War of the Rebellion: Serial 099 Page 1306 Chapter LIX] OPERATIONS IN N. C., S. C., S. GA., AND E. FLA.

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During his retreat General Johnston telegraphed to Richmond to ask at what point he should stop, and afterward admitted on conference the same want of topographical information previously confessed. When the enemy, instead of pursuing General Johnston in his rapid retrat, changed their base to Fortress Monroe, and made the York River and the Peninsula their line of approach, he was ordered to Yorktown with his army, where General Mhruder had for many months been actively constructing defensive works to resist and advance up the Peninsula. General Johnston soon pronounced the position untenable, and made another hasty retreat, and with another heavy loss of munitions and armament. He gave notice of his movement, and of the necessity of evacuating Norfolk to the general in command there only after his own retreat had actully commenced. The Secretaries of War and of the Navy had started (the former to Yorktown, the latter no Norfolk) to prevent a hurried evacuation and the consequent loss of the material of war. Too late to restrain General Juhnston, they arrived in Norfolk in time to delay General Huger's compliance with his notice until much valuable property was saved. But Norfolk could not long be held after the Peninsula was in the hands of the enemyre lost large supplies of all konds, including machinery which could not be replaced in the Confederaey.

General Juhnston halted in his retreat near the Chickahominy, but after spending some days in selecting a position for defense against the advancing enemy, suddenly crossed that steam without notice to the Government and retreated upon Richmond. H remained inactive in front of Richmnond, making no intrenchment to cover his position, which mihth anable him to assume the offensive with the greater part of the army. He again neglected the proper reconnaissances, and failed to have the roas laid down on topographical maps-a want of foresight sorely felt by our army, afterward, under General Lee, endeavorint to cut McClellan's retreat. He suffered the enemy to bring up their heavy guns, suplies, and troops, without molestation:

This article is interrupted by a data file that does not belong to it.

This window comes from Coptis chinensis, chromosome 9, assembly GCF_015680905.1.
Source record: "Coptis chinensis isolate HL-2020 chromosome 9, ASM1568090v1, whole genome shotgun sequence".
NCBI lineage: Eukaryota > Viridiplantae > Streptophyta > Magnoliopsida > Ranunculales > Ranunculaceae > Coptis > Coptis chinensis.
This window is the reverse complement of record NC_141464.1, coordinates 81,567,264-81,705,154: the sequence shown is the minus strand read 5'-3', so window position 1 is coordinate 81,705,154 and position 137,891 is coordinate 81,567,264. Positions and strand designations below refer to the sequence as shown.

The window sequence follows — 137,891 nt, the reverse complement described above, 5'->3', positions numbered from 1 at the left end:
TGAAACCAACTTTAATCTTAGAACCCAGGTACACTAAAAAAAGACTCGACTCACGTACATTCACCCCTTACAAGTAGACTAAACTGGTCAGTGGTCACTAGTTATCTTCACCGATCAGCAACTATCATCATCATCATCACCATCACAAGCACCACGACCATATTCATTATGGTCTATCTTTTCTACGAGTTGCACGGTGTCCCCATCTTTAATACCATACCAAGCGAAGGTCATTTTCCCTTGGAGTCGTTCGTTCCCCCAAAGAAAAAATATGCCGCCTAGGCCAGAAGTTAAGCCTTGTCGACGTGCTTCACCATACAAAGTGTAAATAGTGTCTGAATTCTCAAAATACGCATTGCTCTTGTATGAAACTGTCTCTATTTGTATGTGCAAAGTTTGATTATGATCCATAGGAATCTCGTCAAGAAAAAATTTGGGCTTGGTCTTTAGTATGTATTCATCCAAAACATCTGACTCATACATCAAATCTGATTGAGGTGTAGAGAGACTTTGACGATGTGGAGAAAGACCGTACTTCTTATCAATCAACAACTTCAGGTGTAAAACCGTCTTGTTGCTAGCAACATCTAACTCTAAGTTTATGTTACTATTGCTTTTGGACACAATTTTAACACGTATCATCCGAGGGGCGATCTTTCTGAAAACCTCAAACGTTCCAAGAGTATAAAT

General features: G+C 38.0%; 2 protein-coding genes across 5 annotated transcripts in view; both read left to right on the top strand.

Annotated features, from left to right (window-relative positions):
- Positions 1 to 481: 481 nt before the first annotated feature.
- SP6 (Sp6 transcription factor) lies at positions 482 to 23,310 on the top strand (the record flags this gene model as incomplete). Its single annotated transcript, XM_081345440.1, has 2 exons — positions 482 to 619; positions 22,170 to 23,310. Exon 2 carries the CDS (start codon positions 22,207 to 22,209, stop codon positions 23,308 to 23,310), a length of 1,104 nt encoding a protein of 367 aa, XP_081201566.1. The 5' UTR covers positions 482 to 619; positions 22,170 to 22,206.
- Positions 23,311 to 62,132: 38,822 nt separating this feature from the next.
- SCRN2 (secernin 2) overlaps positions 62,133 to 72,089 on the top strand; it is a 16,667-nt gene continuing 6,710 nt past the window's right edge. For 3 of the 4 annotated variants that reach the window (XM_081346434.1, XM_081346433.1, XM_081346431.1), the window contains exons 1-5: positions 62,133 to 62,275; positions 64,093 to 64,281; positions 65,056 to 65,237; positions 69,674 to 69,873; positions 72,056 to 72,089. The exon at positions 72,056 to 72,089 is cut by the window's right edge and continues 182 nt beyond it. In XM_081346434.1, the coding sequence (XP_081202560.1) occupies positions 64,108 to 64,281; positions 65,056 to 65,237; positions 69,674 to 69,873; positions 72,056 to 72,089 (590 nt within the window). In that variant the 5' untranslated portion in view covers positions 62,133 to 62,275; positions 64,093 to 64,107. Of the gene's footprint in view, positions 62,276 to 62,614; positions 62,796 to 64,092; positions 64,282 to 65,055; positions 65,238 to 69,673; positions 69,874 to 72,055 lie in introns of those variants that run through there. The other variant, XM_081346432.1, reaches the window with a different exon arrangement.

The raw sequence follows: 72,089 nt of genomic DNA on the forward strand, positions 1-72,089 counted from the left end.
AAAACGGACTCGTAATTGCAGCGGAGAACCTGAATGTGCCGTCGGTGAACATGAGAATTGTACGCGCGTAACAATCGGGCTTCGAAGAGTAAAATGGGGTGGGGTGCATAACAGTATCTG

to build bridges across the Chickahominy, and to cross a portion of their army and make intrenchments, not only without resistance, but without his knowledge of these important military operations,. When, on a sudden freshet in the Chickahominy, a body of the enemy's troops was found to be on this side of the stream, an attack was made under the impression that they were cut off by the flood from re-enforcements and entirely at our mercy. The battle was disastous, because the enemy was rapidly re-enforcedacross bridges the exitenceof which had not been ascertained by our commander, and because our troops attacked an enemy whom they did not know to be intrenched, and assailed the front of a position which might have been easily turned by cross roads which were in constant use by the people of the neighborhood, but which were unknown to our officers. The general fell severely wounded in this engagement, in which he was conspicous, for personal daring. But this gallantry could not redeem the want of that foresight which is requisite for a commandere, and the battle was, as I have said, a failure. His wound rendered him unfit for further service m the field for some months, and terminated his first important command, which he had administred in a manner to impair my confidence in his fitness to conduct a campaign for a Government possessed of only very limited material resources, and whose armies are numerieally so inferior to those of the enemy as to demand from its generals the greatest vigilance and activi, the best discipline and organization, with careful provision and rigid economy. The loss of supplies